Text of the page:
Have you been asked to resign your job? Told it will be “better for you” if you do? The employer may list potential benefits of resignation, such as it being better for your job search, and helping you not have to report a discharge on your resume, etc.
And sometimes, resignation is in fact the better option for a worker.
But here’s the issue: do you really want to rely on your employer’s advice about what’s in your best interest at the point the employer is asking you to leave?
Often, for Wisconsin workers, it is a worse decision to agree to a forced resignation than to be fired.
Here are some potential disadvantages of resigning (as opposed to being fired):
- It Can Hurt Unemployment.
A resignation can make it more difficult for a worker to get unemployment benefits.
- It Can Hurt Potential Legal Claims.
A discrimination claim or other termination-based legal claim can lose value if the worker resigns as opposed to being fired. An employee who is fired can assert the employer (the termination decision-maker) is clearly responsible for the job termination and the lost monies that result from that decision clearly made by the employer. An employee who resigns leaves himself more open to argument that he (rather than the employer) was the person who caused his lost monies, thus the employer argues it should not be responsible for legal damages.
- It Can Hurt Potential Severance or Settlement Negotiations.
If an employer has a signed resignation document from you– particularly if it’s also accompanied by a signed statement “admitting” wrongdoing that you didn’t really agree with but signed anyway because you felt pressured, etc.– then the employer knows that you have weakened the potential value of your legal claims. Lesser legal claims = lesser leverage for you to negotiate severance or settlement terms with the employer.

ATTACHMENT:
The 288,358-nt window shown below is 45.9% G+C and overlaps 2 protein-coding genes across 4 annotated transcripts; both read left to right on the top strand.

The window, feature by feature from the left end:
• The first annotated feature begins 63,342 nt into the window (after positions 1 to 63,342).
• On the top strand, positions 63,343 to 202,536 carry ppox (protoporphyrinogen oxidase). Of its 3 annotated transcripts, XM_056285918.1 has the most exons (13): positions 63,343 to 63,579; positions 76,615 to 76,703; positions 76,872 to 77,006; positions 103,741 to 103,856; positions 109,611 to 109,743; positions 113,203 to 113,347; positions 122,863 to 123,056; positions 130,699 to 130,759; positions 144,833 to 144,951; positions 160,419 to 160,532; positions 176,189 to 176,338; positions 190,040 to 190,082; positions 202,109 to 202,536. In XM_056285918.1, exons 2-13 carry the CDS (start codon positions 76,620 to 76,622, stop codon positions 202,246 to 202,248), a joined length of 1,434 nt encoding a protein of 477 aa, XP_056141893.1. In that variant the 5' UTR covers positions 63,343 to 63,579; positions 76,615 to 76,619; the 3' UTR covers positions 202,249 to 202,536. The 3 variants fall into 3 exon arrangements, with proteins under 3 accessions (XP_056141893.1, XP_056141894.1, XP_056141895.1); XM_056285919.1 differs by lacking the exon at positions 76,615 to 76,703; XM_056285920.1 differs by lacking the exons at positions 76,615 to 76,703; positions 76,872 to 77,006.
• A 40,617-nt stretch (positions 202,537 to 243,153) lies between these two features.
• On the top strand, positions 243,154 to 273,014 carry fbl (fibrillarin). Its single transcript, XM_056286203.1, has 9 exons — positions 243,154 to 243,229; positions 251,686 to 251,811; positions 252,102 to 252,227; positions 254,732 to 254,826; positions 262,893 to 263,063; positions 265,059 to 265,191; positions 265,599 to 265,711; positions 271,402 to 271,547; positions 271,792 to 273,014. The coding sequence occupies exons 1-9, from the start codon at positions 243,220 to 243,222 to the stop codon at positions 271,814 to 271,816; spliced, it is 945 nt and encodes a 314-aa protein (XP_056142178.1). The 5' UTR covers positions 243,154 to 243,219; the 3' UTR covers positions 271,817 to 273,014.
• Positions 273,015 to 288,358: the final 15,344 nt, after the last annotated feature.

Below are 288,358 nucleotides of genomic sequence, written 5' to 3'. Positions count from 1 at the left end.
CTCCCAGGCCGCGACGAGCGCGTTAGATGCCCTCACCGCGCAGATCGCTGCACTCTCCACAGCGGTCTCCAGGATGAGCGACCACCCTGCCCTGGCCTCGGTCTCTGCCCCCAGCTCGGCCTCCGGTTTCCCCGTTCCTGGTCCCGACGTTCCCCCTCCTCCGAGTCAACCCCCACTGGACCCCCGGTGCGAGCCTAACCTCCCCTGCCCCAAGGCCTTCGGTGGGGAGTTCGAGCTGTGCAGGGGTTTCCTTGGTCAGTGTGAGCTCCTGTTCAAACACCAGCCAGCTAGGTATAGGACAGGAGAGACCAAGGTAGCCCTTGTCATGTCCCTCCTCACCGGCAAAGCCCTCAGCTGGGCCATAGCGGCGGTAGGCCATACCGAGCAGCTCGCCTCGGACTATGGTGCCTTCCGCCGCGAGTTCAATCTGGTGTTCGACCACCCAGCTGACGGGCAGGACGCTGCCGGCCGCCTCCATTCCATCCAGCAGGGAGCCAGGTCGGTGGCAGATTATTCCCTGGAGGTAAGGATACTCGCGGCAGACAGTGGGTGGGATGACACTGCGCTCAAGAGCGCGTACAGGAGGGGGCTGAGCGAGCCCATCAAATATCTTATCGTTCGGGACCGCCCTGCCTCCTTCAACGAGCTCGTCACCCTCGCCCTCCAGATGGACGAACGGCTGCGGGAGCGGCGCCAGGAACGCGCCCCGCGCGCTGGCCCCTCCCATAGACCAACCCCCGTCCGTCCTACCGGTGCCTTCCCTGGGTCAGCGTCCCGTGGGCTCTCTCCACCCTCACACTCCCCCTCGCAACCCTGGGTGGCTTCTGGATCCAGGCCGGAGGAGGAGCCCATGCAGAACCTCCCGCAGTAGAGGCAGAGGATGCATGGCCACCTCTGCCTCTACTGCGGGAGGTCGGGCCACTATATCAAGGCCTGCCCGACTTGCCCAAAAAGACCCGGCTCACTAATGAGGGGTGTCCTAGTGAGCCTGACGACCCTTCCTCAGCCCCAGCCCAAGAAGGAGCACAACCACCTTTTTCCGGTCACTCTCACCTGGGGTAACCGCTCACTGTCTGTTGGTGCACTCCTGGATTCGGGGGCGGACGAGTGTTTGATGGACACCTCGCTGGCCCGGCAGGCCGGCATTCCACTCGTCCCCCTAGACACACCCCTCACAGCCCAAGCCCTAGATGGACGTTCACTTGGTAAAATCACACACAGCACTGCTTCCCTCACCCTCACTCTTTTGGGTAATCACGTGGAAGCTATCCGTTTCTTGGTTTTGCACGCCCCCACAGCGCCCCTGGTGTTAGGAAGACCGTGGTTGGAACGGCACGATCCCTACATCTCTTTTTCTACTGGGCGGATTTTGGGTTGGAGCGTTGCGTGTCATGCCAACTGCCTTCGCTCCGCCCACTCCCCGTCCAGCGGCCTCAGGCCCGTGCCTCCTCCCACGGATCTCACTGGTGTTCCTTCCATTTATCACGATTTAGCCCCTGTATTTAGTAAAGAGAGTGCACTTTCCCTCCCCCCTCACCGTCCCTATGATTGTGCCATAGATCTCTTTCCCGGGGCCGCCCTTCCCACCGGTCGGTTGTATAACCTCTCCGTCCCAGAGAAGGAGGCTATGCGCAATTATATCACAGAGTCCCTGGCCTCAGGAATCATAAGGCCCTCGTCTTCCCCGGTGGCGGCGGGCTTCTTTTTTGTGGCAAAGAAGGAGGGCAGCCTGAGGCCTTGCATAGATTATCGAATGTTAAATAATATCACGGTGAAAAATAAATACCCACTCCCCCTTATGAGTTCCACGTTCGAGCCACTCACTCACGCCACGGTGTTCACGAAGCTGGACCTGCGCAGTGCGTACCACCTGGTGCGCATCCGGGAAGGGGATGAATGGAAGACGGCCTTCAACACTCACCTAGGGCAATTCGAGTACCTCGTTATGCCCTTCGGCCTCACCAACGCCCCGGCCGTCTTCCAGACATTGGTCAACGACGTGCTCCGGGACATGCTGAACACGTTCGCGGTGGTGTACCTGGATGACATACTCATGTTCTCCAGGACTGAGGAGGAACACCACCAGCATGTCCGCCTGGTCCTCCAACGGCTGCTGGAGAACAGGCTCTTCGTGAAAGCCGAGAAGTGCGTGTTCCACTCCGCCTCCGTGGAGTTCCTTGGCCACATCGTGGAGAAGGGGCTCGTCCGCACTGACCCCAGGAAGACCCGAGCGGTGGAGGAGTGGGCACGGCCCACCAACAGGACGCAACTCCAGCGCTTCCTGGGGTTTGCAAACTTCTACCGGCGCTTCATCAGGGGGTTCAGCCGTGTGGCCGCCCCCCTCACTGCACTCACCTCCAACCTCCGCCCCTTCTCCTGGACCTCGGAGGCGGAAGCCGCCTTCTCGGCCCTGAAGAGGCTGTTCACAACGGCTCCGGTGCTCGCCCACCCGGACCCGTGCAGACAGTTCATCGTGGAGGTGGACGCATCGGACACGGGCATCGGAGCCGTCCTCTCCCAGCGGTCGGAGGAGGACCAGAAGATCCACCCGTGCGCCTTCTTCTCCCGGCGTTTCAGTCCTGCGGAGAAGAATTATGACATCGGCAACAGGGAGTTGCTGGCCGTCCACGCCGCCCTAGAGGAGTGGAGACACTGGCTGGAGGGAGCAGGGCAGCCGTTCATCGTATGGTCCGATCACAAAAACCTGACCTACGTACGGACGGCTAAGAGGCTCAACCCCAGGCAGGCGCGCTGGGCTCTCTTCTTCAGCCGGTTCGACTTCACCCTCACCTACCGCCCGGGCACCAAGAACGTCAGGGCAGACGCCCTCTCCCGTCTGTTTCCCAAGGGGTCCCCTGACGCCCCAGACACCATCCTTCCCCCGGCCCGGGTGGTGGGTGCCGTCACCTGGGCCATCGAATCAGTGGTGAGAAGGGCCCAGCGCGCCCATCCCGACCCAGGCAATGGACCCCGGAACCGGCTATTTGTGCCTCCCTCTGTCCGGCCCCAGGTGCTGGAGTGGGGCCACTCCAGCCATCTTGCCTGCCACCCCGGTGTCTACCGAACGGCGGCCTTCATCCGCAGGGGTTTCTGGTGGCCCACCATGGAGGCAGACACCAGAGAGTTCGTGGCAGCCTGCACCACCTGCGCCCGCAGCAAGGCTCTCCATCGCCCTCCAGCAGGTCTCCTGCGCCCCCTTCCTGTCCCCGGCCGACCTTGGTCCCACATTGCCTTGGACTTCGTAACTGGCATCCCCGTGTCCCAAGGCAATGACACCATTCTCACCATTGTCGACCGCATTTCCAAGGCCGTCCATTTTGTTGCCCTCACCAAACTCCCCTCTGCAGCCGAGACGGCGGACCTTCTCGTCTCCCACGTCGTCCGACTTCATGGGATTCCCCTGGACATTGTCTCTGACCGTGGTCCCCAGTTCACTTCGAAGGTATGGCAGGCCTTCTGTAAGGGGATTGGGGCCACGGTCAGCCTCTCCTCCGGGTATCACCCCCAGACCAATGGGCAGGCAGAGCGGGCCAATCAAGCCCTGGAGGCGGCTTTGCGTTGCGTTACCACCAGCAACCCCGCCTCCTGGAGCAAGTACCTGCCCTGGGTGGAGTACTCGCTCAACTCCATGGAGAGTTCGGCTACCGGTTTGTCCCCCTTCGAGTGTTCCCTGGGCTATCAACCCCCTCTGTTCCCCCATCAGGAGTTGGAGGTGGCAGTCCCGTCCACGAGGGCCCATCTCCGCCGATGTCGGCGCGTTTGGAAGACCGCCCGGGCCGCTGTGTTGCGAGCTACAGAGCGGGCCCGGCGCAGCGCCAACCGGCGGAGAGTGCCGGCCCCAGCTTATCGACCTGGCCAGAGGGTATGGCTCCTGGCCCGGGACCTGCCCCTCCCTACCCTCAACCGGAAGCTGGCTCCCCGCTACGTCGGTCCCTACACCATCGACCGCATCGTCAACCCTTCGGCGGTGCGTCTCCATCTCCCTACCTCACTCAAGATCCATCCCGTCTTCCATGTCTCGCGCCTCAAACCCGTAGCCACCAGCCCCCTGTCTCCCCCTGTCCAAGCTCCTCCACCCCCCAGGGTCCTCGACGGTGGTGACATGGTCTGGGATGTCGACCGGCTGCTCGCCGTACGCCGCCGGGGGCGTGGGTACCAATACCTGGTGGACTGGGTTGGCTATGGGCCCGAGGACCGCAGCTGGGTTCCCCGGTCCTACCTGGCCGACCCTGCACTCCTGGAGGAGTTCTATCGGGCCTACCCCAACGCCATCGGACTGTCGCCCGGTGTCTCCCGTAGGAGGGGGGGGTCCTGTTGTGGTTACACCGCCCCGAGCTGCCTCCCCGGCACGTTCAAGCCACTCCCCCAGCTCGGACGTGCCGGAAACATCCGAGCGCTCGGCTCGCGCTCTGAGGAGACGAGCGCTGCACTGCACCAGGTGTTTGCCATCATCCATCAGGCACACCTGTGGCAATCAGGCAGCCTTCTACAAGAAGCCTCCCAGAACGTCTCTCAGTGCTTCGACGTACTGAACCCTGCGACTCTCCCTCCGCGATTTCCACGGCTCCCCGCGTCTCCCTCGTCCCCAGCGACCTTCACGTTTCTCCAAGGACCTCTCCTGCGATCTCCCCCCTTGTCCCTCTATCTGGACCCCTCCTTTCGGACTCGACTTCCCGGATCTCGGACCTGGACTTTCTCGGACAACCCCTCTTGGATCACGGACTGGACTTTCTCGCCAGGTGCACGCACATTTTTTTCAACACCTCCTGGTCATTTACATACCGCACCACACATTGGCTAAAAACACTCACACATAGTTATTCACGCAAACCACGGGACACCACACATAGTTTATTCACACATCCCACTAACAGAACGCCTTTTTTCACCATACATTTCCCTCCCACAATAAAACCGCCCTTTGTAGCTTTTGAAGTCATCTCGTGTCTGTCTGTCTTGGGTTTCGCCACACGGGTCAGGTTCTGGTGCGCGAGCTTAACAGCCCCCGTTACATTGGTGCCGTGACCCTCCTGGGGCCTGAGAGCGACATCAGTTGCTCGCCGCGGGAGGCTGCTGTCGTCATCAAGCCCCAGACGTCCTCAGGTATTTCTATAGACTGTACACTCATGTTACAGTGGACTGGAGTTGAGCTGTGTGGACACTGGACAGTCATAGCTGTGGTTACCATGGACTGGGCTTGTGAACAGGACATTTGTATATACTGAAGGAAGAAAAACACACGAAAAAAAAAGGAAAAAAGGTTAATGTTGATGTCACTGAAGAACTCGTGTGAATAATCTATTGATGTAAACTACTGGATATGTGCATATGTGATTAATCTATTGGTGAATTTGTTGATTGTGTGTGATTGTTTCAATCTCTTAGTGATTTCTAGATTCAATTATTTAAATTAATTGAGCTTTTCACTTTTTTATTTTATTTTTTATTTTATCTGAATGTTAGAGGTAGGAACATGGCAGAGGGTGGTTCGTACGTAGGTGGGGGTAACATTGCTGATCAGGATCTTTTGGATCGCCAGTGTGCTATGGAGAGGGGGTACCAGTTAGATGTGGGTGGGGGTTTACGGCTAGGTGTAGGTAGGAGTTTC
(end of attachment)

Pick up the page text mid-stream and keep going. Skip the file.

This post is NOT saying that agreeing to resign may not have potential benefits, or may potentially help a worker, in some situations.
There are some situations where on the scale of pros and cons, it makes sense to accept a forced resignation rather than be terminated.
But in my observation, many workers do not consider and weigh all the pros and cons, and too readily accept the employer’s assertion that resignation “is in your best interest.”
If an employer is asking you (or telling you) to leave, your best interest is not the employer’s first priority. Consider talking to an employment attorney, or at least someone who is independent of the employer and who can speak to you about what is in your best interests without having to serve the employer’s interests as well.
DISCLAIMER: The information in this blog is not legal advice, nor does it establish an attorney-client relationship between you and Employee Rights Attorney Michael Brown or the law firm of Peterson, Berk & Cross. Legal advice often varies between situations. If you want legal advice for your specific circumstances, you must consult with an attorney (and an employment attorney for employment matters).
For more information about Wisconsin employment lawyer Michael F. Brown and Peterson, Berk & Cross, S.C., please visit here.